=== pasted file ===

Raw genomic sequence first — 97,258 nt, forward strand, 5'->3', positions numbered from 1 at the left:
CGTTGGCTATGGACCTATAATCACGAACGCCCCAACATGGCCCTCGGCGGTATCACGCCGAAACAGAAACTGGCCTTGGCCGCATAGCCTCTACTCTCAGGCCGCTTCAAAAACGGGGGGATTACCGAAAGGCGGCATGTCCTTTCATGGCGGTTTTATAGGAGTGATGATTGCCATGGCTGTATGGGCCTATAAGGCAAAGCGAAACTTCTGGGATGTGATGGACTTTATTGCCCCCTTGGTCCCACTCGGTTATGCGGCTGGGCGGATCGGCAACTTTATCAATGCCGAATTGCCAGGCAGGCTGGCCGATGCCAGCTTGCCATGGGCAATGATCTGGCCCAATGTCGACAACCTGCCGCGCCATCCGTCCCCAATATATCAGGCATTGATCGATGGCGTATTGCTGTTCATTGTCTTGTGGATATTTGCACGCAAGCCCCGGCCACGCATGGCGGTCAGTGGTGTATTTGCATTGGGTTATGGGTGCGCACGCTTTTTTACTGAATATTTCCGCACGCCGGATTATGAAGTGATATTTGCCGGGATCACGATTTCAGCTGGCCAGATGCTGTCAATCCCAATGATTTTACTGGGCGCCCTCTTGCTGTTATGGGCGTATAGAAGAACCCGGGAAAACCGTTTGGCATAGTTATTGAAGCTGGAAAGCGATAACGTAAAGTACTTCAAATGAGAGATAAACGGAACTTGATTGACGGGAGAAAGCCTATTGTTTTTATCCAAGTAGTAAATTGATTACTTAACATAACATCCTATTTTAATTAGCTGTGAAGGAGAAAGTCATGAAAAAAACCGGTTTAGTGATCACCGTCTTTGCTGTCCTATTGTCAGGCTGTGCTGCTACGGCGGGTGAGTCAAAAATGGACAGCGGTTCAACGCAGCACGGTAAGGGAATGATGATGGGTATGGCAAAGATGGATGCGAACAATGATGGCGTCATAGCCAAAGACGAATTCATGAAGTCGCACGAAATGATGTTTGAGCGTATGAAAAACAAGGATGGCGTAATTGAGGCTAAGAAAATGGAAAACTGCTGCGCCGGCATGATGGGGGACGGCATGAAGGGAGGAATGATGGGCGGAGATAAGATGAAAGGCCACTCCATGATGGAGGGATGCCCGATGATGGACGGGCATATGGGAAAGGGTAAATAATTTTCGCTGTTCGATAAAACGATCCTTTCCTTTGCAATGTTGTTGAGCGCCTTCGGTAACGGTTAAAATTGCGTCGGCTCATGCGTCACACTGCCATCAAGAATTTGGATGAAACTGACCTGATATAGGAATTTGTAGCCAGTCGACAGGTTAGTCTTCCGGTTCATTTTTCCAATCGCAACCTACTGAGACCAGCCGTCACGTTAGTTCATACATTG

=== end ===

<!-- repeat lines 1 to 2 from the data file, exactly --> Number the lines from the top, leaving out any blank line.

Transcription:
Raw genomic sequence first — 97,258 nt, forward strand, 5'->3', positions numbered from 1 at the left:
CGTTGGCTATGGACCTATAATCACGAACGCCCCAACATGGCCCTCGGCGGTATCACGCCGAAACAGAAACTGGCCTTGGCCGCATAGCCTCTACTCTCAGGCCGCTTCAAAAACGGGGGGATTACCGAAAGGCGGCATGTCCTTTCATGGCGGTTTTATAGGAGTGATGATTGCCATGGCTGTATGGGCCTATAAGGCAAAGCGAAACTTCTGGGATGTGATGGACTTTATTGCCCCCTTGGTCCCACTCGGTTATGCGGCTGGGCGGATCGGCAACTTTATCAATGCCGAATTGCCAGGCAGGCTGGCCGATGCCAGCTTGCCATGGGCAATGATCTGGCCCAATGTCGACAACCTGCCGCGCCATCCGTCCCCAATATATCAGGCATTGATCGATGGCGTATTGCTGTTCATTGTCTTGTGGATATTTGCACGCAAGCCCCGGCCACGCATGGCGGTCAGTGGTGTATTTGCATTGGGTTATGGGTGCGCACGCTTTTTTACTGAATATTTCCGCACGCCGGATTATGAAGTGATATTTGCCGGGATCACGATTTCAGCTGGCCAGATGCTGTCAATCCCAATGATTTTACTGGGCGCCCTCTTGCTGTTATGGGCGTATAGAAGAACCCGGGAAAACCGTTTGGCATAGTTATTGAAGCTGGAAAGCGATAACGTAAAGTACTTCAAATGAGAGATAAACGGAACTTGATTGACGGGAGAAAGCCTATTGTTTTTATCCAAGTAGTAAATTGATTACTTAACATAACATCCTATTTTAATTAGCTGTGAAGGAGAAAGTCATGAAAAAAACCGGTTTAGTGATCACCGTCTTTGCTGTCCTATTGTCAGGCTGTGCTGCTACGGCGGGTGAGTCAAAAATGGACAGCGGTTCAACGCAGCACGGTAAGGGAATGATGATGGGTATGGCAAAGATGGATGCGAACAATGATGGCGTCATAGCCAAAGACGAATTCATGAAGTCGCACGAAATGATGTTTGAGCGTATGAAAAACAAGGATGGCGTAATTGAGGCTAAGAAAATGGAAAACTGCTGCGCCGGCATGATGGGGGACGGCATGAAGGGAGGAATGATGGGCGGAGATAAGATGAAAGGCCACTCCATGATGGAGGGATGCCCGATGATGGACGGGCATATGGGAAAGGGTAAATAATTTTCGCTGTTCGATAAAACGATCCTTTCCTTTGCAATGTTGTTGAGCGCCTTCGGTAACGGTTAAAATTGCGTCGGCTCATGCGTCACACTGCCATCAAGAATTTGGATGAAACTGACCTGATATAGGAATTTGTAGCCAGTCGACAGGTTAGTCTTCCGGTTCATTTTTCCAATCGCAACCTACTGAGACCAGCCGTCACGTTAGTTCATACATTG